Yes. This is why I installed a mini pressure tank. Because quite a bit of pressure can build up in them that last several seconds, the DC pump acts just like a municipal system, albeit briefly, which allows something like a purge. Still, there's no substitute for draining and antifreeze sometimes. The equipment originally installed in my RV had a antifreeze tank, small pump and several solenoid valves that would automatically protect all the lines, tanks and fittings. It must have failed at some point, cuz most of the bits are gone.

Wow...that was quite a system you had...never seen one that complete. I was aware that the pump would lift up to 6 feet to prime they claim...at least in their prime..hehe.. But i had no idea they would actually pressure up a tank...like an accumulator tank! Thats news to me. Inthe repair industry I have seen them in some state of decline...usually failing to even prime..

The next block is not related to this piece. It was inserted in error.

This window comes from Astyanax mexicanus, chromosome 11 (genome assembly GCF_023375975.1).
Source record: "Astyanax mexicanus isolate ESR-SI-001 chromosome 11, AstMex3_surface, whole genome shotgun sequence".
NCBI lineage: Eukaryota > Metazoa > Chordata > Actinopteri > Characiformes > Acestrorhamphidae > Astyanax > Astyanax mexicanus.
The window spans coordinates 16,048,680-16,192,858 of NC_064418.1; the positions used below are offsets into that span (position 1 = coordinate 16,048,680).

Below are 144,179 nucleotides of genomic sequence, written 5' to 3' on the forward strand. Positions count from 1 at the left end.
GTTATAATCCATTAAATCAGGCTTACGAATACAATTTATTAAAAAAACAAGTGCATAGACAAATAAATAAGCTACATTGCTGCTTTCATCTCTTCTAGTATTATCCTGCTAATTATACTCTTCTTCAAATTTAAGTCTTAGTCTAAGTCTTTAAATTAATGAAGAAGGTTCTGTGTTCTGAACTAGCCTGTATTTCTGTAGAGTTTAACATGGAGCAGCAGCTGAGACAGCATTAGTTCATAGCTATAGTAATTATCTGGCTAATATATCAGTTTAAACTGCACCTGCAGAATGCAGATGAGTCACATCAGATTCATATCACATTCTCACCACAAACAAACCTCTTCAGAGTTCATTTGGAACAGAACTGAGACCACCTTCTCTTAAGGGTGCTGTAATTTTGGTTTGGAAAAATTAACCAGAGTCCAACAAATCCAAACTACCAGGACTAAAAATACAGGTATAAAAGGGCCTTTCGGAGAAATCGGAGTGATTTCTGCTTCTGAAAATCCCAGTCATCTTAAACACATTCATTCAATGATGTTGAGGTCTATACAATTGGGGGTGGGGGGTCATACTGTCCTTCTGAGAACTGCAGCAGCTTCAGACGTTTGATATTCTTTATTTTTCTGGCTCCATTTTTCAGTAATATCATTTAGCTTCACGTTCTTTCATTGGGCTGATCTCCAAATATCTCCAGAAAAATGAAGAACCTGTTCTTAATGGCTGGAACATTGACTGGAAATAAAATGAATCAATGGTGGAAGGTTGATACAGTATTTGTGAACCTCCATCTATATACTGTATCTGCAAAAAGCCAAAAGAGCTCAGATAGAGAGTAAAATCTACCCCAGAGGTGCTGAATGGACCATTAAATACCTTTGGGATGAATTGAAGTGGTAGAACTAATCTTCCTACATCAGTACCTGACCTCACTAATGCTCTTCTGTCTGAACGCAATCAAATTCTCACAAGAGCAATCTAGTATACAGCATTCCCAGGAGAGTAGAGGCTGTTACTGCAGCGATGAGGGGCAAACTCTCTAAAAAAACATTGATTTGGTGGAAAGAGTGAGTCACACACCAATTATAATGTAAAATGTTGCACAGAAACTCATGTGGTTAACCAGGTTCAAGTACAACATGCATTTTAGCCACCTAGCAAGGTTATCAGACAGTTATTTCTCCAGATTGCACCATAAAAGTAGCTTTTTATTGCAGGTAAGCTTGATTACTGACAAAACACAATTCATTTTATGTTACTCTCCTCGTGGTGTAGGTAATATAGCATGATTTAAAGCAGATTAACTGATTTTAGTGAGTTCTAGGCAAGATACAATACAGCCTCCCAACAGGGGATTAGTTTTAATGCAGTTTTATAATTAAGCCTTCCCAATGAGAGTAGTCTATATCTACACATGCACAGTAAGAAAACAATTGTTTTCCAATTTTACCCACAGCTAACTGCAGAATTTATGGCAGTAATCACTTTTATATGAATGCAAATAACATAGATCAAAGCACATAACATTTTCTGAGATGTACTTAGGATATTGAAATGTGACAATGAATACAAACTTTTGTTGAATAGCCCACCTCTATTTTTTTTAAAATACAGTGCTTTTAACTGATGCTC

After digging around through 40 years of manuals and receipts I found that it was made by "Cascade Winterizing Systems" of Bend, Oregon. It has two positions: winterize and bypass, and says that it protects to -60 deg F and has a Limited Lifetime Warranty! Geeze. I wonder if they'll fix it for free? Too bad it was installed in 1973 and nobody seems to know what happened to them. ;-) From the rather poor illustration in the manual, it looks like the pump might have been something like a Procon positive displacement rubber impeller type. As long as they don't stick to the pump body, those impellers will indeed create good pressure.

Rats. I take it all back! The pump in the illustration is actually supposed to be some kind of motorized valve actuator, not a water pump. Like I said, bad drawing. On the other hand, the original pump was a P.A.R, with a cogged belt drive; same kind used in yachts and Airstreams. It would definitely do the job. However, after discovering that it was far less expensive to just replace the pump with a Shurflo than it was to get a few parts for the damned thing, that's what I did. The original was really LOUD and the water came in pulses.